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December 02, 2008

From solo tango -- to solo tango?

December 2. Day 155.

One Tuesday night in June a few years ago, at the UCSD campus, I was holding a man tight and gliding across the room. And feeling, as usual, utterly indifferent toward him. It was tango -- just tango, an incredible dance, an enchanting way to pass an evening, but far less dramatic or seductive than it seemed in the movies.

The music stopped and I walked back to the side of the room, when from the middle of the dance floor an unfamiliar face walked up and asked:

"Would you like to dance?"

I said yes, and for the rest of the night we talked as much as we danced. I couldn't stop smiling.

And here I am, writing these words on his computer, in his apartment, as he sleeps in the next room.

Tango, you see, is it for Mr. A and me. It is our beginning, our metaphor, our game, our regular date night, our promise to one another. We've danced tango to Texas two-step when we didn't know those moves, and to "Brown Eyed Girl" when it was too hard not to. When I visited Buenos Aires last spring and danced with stranger after stranger, I wished every cheek I grazed were his.

You need to know this, gentle reader, to understand that what I asked him last night was not easy. For either of us.

Mr. A has been working insane hours lately. I know that's normal in his industry, and I know he's doing it with a clear goal in mind, yet I can't help but wish things were different. I waver between wanting to help somehow, or at least encourage him to stay healthy and enjoy life a little -- and somehow respecting his decision to prioritize work over sleep and food, let alone fun.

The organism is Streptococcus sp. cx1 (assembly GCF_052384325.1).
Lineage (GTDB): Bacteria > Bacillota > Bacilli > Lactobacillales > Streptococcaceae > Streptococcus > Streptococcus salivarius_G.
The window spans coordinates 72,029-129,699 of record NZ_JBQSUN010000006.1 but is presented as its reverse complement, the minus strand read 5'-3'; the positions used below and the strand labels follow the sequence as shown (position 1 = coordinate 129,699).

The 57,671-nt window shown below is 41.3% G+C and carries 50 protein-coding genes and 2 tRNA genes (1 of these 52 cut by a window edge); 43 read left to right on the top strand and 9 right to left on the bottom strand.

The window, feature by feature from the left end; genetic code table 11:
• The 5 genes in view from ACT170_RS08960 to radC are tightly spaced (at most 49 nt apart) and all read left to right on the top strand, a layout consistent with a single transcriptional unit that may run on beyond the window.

For the past months we've kept saying we'd go to tango. But: he was at work, or finally asleep. I wanted to carve out an evening, not an hour. So on.

We started making plans, again, and then I asked, tentatively: "How would you feel if I went to tango by myself sometimes or with other friends?"

His answer -- ''Sad" -- made me sad. But he continued to say that of course I should go, and of course he should make time to go together. Of course I don't normally ask his permission to do activities, go out, see people on my own. But tango is different. Going without him, in San Diego, seems like a betrayal.

I've been wondering, since seeing Mr. A's schedule lately and realizing I'll look for a job soon, What's a couple to do. Reading tips about scheduled sex and weekly date nights and taking 10 minutes every day to chat makes me want to scream. But being two separate and insanely busy people with separate and insanely busy careers is exactly where we're headed.

So what to do? Build individual interests? Keep busy and stimulated, but always make time together a priority? And are some things -- tango -- sacred?

My questions are old, banal, uninteresting. They've been asked, and answered, in so many different ways. Yet I'm not satisfied.

What will we do?

(ps: Writing this two days later, I still haven't gone; nor have we...)
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